posted August 12th, 2013
@kannafoot One very small reason to use the processing software produced by the camera manufacturer to get the picture controls interpreted on the raw file. But I don't know of many people who rely on in-camera picture controls if using something like Photoshop anyway. Capture NX2 for Nikon NEF files.
posted August 12th, 2013
if you shoot in RAW and JPG (which is what I do), you can change the monochrome settings in camera and the lcd screen will preview the jpg image. I find this very advantageous because you can see when you take the shot if monochrome is going to work well or not rather than waiting til you upload to your computer and convert. It will also teach you to "see in b&w" this way. You CAN get a b&w (mono) image in camera and not have to tweak or adjust in post processing. I still think my best b&w image was the jpg image I did in camera as opposed to what I've done in Nik Silver Efex (although I LOVE Silver Efex software!!!). You can also convert an image to b&w as a layer in photoshop and then use luminosity or overlay or one of the other options to pop the color back in, but it will take on a completely different feel than the original color version. I'll post an example....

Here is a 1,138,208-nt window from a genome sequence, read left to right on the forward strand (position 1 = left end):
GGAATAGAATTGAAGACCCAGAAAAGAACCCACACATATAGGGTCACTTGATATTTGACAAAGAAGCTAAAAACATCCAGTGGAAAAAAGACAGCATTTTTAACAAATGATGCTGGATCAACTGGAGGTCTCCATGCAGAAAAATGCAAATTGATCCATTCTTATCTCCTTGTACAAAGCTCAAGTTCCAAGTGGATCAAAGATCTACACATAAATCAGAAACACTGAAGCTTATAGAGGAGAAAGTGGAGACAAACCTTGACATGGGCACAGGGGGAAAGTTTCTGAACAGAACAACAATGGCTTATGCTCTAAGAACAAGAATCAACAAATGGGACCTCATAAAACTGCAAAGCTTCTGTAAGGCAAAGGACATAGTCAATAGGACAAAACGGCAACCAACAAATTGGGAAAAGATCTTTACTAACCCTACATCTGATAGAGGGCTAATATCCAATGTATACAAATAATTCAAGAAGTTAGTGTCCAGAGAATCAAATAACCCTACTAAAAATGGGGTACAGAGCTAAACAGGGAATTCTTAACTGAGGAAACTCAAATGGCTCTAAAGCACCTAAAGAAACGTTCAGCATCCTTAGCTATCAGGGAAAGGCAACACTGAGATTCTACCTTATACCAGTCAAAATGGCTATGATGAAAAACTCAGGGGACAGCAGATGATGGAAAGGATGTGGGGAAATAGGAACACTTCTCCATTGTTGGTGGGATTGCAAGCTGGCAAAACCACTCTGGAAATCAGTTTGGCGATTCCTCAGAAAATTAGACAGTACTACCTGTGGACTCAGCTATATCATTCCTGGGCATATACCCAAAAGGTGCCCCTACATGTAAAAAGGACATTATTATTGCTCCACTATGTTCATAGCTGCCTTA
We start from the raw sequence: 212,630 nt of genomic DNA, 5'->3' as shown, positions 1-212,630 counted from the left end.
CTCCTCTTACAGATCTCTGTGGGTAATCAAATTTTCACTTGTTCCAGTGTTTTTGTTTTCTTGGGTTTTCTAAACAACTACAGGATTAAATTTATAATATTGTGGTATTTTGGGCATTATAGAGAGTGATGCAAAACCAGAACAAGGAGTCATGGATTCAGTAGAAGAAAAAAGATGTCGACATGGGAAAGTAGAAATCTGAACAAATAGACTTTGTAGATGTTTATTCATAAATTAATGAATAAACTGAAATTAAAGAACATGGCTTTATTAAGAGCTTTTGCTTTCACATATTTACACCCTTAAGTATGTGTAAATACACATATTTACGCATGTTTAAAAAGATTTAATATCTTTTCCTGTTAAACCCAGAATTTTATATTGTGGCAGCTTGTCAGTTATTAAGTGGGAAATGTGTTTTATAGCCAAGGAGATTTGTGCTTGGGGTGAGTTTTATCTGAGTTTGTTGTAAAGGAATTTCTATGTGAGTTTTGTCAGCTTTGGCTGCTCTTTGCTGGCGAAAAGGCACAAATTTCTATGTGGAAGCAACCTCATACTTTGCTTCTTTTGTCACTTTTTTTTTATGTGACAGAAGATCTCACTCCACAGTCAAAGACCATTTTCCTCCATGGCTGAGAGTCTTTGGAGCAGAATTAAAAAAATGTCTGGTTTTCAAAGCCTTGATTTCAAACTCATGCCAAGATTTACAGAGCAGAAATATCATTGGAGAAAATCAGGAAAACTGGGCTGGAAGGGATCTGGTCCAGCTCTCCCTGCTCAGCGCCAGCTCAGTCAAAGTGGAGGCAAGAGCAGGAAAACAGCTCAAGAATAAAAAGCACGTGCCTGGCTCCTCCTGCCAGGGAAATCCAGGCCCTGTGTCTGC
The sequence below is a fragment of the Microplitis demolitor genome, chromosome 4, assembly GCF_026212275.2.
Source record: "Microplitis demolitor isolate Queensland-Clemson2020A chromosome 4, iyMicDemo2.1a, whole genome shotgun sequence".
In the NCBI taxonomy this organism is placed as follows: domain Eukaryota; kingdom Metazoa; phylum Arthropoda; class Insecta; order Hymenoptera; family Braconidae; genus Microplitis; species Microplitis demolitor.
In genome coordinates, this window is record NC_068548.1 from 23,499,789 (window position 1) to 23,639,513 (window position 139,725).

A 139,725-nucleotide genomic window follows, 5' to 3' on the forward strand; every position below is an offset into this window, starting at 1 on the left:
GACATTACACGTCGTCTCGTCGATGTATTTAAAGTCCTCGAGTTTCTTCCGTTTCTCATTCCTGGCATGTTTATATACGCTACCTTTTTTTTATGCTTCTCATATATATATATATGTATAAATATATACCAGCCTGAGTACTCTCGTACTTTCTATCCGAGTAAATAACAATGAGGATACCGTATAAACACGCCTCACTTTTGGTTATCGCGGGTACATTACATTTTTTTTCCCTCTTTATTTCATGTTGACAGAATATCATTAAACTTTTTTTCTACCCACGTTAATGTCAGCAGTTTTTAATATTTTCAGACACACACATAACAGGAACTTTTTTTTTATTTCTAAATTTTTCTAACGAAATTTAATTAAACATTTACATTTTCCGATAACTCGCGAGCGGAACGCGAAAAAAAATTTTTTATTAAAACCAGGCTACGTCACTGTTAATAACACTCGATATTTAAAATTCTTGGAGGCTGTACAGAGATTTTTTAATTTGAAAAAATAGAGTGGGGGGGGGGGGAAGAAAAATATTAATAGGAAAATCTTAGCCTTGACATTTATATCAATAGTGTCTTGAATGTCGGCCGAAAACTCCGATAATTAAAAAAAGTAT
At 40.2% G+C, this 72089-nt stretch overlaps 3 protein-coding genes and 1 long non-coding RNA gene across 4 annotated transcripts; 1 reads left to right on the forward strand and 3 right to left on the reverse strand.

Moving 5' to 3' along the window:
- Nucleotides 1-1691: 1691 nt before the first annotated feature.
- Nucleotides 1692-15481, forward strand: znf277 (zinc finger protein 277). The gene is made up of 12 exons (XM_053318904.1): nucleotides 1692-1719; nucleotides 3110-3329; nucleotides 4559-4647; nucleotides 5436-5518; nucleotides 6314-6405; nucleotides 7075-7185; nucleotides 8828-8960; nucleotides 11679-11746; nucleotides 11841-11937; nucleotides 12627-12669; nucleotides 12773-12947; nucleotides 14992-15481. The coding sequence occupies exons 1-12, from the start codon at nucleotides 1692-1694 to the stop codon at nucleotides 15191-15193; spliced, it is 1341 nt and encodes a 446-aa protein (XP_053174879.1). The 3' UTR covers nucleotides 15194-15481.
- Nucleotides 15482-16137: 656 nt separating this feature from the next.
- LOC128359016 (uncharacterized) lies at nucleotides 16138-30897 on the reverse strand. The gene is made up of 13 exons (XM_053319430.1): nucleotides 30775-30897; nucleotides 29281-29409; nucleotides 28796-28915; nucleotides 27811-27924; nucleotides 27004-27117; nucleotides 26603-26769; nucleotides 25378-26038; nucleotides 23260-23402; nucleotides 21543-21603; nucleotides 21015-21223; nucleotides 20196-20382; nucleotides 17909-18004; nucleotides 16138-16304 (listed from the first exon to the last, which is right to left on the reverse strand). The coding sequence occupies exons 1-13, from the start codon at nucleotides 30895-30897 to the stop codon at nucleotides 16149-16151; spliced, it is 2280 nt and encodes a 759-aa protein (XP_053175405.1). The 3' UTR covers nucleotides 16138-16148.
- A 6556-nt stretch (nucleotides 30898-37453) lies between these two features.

posted August 12th, 2013
here's what I mean about b&w conversion and then pop the color back in....
posted August 13th, 2013
The advantage of shooting in monochrome is that you can learn to visualise in black and white. This is important if you are learning the Zone system and want to compose using the various shades of grey. Whilst colour photography it is important to shoot for the highlights, in black and white the shadow detail is more important as the highlights can be later enhanced on the computer.
posted August 13th, 2013